"Historically, I have been identified with the Western world. It was good [while] it lasted," Philippine President Rodrigo Duterte told his Russian counterpart, Vladimir Putin, in their first meeting in November last year on the sidelines of the Asia-Pacific Economic Cooperation summit in Peru.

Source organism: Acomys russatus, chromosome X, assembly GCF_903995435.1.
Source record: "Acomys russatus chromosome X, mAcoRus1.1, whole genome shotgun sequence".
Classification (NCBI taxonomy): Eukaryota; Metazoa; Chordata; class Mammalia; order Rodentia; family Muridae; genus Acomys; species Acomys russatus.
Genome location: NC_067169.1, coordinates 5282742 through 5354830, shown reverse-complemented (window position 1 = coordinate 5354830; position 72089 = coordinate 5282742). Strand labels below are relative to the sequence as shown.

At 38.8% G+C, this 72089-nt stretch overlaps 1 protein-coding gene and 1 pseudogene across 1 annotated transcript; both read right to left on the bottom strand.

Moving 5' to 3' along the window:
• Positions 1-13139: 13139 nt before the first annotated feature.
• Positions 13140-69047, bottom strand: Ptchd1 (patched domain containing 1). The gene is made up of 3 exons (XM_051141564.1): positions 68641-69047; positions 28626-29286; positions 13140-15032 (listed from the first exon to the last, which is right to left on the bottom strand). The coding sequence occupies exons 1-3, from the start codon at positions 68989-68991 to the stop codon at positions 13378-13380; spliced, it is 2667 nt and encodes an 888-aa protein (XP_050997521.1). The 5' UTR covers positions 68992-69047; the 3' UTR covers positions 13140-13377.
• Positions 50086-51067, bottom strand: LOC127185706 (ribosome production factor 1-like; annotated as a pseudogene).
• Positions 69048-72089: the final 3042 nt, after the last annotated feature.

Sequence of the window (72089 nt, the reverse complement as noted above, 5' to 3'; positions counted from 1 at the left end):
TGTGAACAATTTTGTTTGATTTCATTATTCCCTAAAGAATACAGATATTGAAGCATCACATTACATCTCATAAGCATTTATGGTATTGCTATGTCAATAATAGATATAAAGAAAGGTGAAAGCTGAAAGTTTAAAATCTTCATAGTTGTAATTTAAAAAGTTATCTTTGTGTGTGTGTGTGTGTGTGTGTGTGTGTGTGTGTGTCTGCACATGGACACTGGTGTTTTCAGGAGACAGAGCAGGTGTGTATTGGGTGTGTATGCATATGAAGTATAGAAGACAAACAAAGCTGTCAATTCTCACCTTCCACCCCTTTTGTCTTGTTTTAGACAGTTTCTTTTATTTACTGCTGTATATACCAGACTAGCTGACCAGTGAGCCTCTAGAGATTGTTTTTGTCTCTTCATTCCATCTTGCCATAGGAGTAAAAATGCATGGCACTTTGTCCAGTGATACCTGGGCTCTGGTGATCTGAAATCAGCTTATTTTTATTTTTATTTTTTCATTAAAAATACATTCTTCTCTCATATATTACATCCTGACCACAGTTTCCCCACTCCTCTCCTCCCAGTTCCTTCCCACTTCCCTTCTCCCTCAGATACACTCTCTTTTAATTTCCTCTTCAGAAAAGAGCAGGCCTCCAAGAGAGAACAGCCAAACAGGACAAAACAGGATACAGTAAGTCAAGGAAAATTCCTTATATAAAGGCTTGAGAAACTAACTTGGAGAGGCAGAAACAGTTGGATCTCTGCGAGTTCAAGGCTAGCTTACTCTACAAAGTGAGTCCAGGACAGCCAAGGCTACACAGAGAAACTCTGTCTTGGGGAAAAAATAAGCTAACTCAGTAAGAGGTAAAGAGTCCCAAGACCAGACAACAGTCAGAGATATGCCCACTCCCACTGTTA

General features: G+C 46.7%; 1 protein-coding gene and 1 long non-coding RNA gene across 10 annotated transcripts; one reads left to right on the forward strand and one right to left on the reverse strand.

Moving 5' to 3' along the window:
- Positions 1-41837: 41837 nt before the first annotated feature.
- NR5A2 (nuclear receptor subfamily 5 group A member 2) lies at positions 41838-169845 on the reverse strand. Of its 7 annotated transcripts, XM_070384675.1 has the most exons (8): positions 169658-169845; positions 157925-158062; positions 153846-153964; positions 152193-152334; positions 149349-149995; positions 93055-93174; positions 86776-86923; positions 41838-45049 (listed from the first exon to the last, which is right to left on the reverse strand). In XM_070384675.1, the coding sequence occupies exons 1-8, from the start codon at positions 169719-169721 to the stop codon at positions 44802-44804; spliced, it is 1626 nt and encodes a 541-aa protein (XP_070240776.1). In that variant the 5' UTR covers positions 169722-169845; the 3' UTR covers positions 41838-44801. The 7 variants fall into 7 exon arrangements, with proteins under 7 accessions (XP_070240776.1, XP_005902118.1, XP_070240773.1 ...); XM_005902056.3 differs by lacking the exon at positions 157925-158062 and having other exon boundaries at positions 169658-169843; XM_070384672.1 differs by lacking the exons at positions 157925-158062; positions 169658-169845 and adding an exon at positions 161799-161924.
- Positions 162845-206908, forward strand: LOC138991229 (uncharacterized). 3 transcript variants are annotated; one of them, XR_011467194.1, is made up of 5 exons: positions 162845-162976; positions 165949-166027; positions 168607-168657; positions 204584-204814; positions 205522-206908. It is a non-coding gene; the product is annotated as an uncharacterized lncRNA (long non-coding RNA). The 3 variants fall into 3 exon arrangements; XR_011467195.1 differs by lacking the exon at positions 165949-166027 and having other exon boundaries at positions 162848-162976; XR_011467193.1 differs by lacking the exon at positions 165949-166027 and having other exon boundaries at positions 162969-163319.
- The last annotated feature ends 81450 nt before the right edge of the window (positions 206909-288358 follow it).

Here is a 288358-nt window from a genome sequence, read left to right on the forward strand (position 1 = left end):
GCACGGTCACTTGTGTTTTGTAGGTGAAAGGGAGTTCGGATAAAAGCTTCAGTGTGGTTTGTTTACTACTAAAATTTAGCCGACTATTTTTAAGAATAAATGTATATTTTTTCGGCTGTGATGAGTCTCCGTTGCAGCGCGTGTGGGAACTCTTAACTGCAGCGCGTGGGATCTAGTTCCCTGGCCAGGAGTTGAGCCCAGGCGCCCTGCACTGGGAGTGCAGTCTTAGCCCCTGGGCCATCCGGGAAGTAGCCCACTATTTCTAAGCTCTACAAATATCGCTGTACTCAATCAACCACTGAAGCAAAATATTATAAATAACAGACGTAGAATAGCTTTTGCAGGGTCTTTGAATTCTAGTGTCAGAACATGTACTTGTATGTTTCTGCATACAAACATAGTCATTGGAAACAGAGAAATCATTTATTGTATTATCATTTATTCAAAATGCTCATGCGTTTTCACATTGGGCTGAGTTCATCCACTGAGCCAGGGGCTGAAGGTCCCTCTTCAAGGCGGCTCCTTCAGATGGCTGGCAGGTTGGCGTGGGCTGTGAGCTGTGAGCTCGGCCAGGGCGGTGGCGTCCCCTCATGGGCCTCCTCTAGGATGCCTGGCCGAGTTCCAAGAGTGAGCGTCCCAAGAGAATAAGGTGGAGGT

Eager to diversify his country's external relations, the tough-talking Filipino leader recently embarked on a five-day trip to Moscow (May 22-26) to upgrade a historically anemic relationship. The trip was cut short as Duterte rushed back to deal with the siege by Islamic militants of the southern Philippine town of Marawi. But in many ways, it was an icebreaker state visit, both in bilateral terms and by reflecting a broader shift in Southeast Asia's regional strategic landscape.